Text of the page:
The recent developments of a top former executive at the highly valued NFT startup OpenSea getting arrested and charged “with wire fraud and money laundering in connection with a scheme to commit insider trading,” compels us to understand the state of regulation and the purview with which law views crypto and digital assets.

The single biggest bone of contention here is the now infamous 'Howey Test'

What is Howey Test?

The Howey Test refers to the U.S. Supreme Court case for determining whether a transaction qualifies as an “investment contract.” If a transaction is found to be an investment contract, it’s considered security. It’s then subject to registration requirements under the Securities Act of 1933 and the Securities Exchange Act of 1934.

According to the U.S. Securities and Exchange Commission (SEC), an “‘investment contract’ exists when there is the investment of money in a common enterprise with a reasonable expectation of profits to be derived from the efforts of others. The so-called ‘Howey Test’ applies to any contract, scheme, or transaction, regardless of whether it has specific securities characteristics.”

Howey Test Determination

Under the Howey Test, a transaction is an investment contract if:

  • It is an investment of money
  • There is an expectation of profits from the investment
  • The acquisition of money is in a common enterprise
  • Any profit comes from the efforts of a promoter or third party

Although the Howey Test uses the term “money,” later cases have expanded this to include investments of assets other than money. The term “common enterprise” isn’t precisely defined, and courts have used different interpretations. Most federal courts define a common enterprise as horizontal, meaning that investors pool their money or assets together to invest in a project. However, other courts use different definitions.

The final factor of the Howey Test concerns whether any profit that comes from the investment is largely or wholly outside of the investor’s control. If so, then the investment might be a security. However, if the investor’s actions largely dictate whether an investment will be profitable, then that investment is probably not a security.

Howey Test & Crypto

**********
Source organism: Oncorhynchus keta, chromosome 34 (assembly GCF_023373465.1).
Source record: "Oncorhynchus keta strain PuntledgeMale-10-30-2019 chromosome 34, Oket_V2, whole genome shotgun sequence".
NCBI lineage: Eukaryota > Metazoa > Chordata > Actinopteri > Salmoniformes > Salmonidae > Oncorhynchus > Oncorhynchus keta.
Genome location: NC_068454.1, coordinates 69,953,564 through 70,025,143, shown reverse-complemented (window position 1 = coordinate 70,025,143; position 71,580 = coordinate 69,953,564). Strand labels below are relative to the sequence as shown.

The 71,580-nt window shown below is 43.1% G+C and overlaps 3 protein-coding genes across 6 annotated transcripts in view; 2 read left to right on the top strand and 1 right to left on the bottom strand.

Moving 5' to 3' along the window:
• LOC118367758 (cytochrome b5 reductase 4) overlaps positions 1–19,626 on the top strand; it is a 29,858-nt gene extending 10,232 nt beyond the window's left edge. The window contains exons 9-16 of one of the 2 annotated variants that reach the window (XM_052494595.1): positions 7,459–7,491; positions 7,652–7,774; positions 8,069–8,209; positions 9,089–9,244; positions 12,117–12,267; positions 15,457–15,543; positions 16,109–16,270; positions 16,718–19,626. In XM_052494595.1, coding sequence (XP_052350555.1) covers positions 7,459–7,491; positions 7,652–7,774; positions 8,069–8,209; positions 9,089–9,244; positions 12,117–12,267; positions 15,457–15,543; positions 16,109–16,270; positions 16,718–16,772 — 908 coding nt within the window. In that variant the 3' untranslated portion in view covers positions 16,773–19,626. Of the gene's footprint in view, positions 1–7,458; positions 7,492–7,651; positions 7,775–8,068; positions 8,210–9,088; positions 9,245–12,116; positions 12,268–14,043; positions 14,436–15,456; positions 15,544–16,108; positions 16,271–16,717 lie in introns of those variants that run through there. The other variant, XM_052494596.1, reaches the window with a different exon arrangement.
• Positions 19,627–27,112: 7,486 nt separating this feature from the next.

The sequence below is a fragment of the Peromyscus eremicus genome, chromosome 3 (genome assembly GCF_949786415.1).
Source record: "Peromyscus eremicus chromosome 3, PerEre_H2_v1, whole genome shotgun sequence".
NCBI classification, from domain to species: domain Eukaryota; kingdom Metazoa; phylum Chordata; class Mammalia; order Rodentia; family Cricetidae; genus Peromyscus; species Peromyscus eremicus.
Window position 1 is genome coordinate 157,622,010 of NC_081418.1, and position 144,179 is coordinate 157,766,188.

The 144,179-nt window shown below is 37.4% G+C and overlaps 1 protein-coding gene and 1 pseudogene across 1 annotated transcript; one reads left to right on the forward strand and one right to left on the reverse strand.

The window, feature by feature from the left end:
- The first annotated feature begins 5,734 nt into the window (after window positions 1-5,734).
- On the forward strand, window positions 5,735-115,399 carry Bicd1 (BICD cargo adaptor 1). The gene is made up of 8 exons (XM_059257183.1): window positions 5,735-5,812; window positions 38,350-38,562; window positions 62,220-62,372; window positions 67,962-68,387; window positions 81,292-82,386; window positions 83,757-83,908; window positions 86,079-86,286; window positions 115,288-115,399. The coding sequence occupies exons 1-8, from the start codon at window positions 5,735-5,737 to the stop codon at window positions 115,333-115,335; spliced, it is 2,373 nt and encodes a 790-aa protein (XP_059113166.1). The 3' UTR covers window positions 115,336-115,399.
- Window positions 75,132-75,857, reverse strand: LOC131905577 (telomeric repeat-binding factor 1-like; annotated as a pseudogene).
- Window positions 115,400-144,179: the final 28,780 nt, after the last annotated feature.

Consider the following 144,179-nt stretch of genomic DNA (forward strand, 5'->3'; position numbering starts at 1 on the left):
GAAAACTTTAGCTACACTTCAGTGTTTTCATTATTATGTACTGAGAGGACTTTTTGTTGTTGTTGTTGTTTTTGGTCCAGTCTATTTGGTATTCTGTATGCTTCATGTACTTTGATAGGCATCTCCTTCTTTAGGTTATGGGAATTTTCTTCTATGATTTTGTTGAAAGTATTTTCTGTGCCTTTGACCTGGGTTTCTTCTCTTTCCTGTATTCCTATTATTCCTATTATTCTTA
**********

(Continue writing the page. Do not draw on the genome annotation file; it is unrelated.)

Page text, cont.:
To understand how the Howey Test applies to crypto, it’s essential to understand a crucial term debate surrounding cryptocurrencies and securities: initial coin offering (ICO).

The simplest explanation is that an ICO is like a type of crowdfunding. To raise money for their cryptocurrency projects, companies create tokens, which people can purchase.

Here’s how the ICO process works. First, a company creates a white paper, a document outlining the company’s pitch to potential investors, and a website dedicated to the new token. Then, after piquing people’s interests, the company asks for financial contributions (usually via a well-established cryptocurrency like Bitcoin) in exchange for some of the project’s crypto tokens. These tokens can serve various purposes, ranging from access to future goods or services to entitling the investor to a share of profits generated by the venture.

So who can launch an ICO? Anyone. ICOs are largely unregulated in the U.S., meaning anyone with the tech know-how can create one. But that lack of regulation also makes ICOs extremely high-risk, and investors have no protection if an ICO isn’t successful or turns out to be fraudulent. A 2018 study by the Wall Street Journal of 1,450 ICOs found that one in five showed “red flags” of being a scam.

Speaking about crypto assets during a September 2021 testimony before the Senate Committee on Banking, Housing, and Urban Affairs, Gary Gensler, chair of the SEC, said: “Currently, we don’t have enough investor protection in crypto finance, issuance, trading, or lending. Frankly, at this time, it’s more like the Wild West or the old world of ‘buyer beware’ that existed before the securities laws were enacted. This asset class is rife with fraud, scams, and abuse in certain applications.”

SEC & DeFi

The SEC also has asserted to regulate decentralised finance (DeFi), a subsector of crypto that offers financial services through self-executing smart contracts. It might be the agency that ends up reining in stablecoins, privately issued cryptocurrencies with a price pegged to the U.S. dollar (or other currency). The agency is also pushing for greater oversight on crypto exchanges, claiming the platforms offer tokens that might be securities.

So, what happens if it is security? The issuer of the cryptocurrency must register the security with the SEC or receive an explicit exemption from the registration requirement. If exempt, the cryptocurrency will only be available for “accredited investors.” Accredited investors are a limited group of individuals who satisfy any of the following requirements: